When an index is monotonically growing because of a sequence or date key, global hash-partitioned indexes improve performance by spreading out the contention. Thus, hash-partitioned global indexes can improve the performance of indexes in which a small number of leaf blocks in the index have high contention in multi-user OLTP environments.

Adjusting the index block size to relieve index contention

The physical block size for an index matters because Oracle chose the block size boundaries to be the same as the b-tree node size.  Because the blocksize affects the number of keys within each index block, it follows that the blocksize will have an effect on the structure of the index tree. All else being equal, large 32k blocksizes will have more keys per block, resulting in a flatter index than the same index created in a 2k tablespace.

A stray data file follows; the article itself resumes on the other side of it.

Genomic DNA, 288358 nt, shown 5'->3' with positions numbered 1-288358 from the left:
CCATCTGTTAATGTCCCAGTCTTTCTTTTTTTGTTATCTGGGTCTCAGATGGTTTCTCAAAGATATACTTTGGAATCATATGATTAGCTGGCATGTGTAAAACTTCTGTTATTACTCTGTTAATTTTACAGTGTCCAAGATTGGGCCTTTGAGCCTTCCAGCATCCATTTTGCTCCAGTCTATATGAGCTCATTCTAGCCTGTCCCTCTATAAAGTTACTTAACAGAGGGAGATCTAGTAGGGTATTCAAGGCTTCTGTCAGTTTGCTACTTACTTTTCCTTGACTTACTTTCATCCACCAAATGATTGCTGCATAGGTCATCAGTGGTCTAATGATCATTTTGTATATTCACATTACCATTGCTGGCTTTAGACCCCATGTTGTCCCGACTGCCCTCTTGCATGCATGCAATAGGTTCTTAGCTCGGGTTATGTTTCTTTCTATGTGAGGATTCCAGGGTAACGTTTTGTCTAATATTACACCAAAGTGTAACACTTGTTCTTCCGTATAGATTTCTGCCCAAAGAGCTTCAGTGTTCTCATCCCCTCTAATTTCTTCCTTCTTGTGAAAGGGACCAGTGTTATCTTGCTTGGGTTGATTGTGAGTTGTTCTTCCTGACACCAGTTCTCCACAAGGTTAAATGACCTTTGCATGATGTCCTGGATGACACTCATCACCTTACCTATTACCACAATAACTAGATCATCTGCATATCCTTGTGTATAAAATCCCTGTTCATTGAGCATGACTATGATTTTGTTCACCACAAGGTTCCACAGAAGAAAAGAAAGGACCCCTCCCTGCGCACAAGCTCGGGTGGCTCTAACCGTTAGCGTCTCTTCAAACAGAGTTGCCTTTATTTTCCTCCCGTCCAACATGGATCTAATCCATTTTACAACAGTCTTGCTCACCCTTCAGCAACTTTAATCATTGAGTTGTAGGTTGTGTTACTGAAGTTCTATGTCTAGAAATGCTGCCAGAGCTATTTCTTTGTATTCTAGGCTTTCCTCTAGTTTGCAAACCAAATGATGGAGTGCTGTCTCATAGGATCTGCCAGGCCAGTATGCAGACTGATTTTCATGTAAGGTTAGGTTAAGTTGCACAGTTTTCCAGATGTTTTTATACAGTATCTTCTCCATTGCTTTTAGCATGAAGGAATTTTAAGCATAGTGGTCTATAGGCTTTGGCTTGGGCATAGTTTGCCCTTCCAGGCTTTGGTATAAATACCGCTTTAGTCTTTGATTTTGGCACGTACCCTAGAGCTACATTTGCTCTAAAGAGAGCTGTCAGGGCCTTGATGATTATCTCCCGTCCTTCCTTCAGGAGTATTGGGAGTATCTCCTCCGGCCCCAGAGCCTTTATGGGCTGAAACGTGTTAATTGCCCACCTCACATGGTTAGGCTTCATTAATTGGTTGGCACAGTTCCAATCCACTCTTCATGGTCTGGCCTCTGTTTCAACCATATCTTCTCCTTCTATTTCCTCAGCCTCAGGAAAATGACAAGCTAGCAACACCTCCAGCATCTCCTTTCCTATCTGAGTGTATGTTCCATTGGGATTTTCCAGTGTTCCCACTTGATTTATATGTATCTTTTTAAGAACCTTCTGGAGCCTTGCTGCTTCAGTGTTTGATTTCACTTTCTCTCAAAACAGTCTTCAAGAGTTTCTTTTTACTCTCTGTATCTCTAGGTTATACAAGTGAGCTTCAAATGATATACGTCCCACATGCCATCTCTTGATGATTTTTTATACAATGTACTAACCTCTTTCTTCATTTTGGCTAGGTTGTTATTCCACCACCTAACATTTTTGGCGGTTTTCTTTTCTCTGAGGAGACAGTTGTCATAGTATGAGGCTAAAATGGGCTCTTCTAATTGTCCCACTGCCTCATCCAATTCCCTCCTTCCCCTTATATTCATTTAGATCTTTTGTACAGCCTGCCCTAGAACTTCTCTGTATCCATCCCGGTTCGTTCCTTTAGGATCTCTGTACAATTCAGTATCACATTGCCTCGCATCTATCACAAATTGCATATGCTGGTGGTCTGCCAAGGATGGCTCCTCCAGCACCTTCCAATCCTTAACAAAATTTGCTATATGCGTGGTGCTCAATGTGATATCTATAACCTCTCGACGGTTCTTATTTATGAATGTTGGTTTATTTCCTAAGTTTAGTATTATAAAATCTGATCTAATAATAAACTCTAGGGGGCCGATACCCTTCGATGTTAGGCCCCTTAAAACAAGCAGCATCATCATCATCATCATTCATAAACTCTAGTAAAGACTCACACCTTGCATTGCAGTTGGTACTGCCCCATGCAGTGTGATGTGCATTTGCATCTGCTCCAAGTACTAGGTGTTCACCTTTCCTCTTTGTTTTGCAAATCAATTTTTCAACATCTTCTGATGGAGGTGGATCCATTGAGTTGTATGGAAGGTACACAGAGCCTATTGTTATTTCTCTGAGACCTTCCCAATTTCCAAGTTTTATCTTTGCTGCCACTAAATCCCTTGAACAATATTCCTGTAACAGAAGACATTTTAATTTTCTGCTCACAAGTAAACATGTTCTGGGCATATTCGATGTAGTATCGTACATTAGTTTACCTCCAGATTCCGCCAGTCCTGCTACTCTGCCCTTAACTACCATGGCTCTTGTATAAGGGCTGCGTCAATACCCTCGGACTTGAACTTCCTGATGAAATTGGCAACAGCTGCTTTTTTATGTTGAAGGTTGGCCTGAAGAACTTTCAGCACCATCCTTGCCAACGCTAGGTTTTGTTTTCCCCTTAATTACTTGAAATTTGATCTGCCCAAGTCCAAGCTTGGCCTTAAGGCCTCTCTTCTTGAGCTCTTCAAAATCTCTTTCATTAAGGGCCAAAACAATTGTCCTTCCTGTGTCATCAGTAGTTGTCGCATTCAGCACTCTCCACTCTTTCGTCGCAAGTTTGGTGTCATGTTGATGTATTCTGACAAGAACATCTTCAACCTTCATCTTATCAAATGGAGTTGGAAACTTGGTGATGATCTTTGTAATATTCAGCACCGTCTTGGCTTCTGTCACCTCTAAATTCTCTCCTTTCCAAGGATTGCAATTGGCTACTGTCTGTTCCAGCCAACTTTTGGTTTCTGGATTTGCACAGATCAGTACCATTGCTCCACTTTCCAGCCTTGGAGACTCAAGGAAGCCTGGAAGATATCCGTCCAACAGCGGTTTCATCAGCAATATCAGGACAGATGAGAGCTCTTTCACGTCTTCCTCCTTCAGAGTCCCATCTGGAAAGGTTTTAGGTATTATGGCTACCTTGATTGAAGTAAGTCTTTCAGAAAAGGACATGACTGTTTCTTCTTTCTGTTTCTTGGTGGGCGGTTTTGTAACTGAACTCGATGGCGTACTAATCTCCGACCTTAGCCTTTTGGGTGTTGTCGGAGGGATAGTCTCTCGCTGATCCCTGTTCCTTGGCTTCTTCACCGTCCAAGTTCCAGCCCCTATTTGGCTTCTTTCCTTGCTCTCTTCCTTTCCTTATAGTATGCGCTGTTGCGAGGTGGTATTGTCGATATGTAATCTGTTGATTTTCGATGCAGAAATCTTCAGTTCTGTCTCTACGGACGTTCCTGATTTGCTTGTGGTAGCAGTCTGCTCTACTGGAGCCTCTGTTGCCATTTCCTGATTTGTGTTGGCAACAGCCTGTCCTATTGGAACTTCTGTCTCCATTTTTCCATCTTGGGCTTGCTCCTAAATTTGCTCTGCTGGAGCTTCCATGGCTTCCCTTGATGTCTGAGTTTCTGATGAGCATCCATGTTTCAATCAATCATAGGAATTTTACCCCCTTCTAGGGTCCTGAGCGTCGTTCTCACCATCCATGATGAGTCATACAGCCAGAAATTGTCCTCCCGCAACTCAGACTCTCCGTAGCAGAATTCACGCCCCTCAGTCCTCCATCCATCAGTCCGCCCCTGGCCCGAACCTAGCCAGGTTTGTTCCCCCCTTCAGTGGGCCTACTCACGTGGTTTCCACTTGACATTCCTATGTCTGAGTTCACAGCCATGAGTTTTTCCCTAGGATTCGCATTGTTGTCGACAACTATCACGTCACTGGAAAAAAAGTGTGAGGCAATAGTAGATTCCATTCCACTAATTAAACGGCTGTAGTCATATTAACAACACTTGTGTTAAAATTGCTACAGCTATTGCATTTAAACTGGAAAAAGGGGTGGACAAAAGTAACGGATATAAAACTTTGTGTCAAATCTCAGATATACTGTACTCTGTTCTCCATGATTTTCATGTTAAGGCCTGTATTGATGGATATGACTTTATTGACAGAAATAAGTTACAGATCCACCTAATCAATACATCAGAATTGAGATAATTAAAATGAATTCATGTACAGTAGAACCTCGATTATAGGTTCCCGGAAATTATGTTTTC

As a general rule, RAC likes smaller block sizes, and a database with 2k blocksizes will have less overhead at the cache fusion layer when blocks are transported to other RAC nodes.

For indexes, a smaller blocksize means that there will be fewer keys per block, and fewer keys per block can reduce index leaf block contention by reducing the likelihood that any two tasks will be waiting for the same block.

Note:  Adjusting the index block size may only produce a small effect (1%-20% improvement) and changing the index block size should never be your first choice for reducing index block contention, and it should only be done after the other approaches have been examined.

Conclusions on tuning for index leaf block contention

In a table that have a generated or a sequential key, insert DML can cause contention in the index leaf blocks, especially when the primary key is based on a monotonically increasing value such as a date or a sequence.  There are many ways to relieve index leaf block contention, but you should only undertake these tuning approaches when you see wait events that are directly related to index block contention.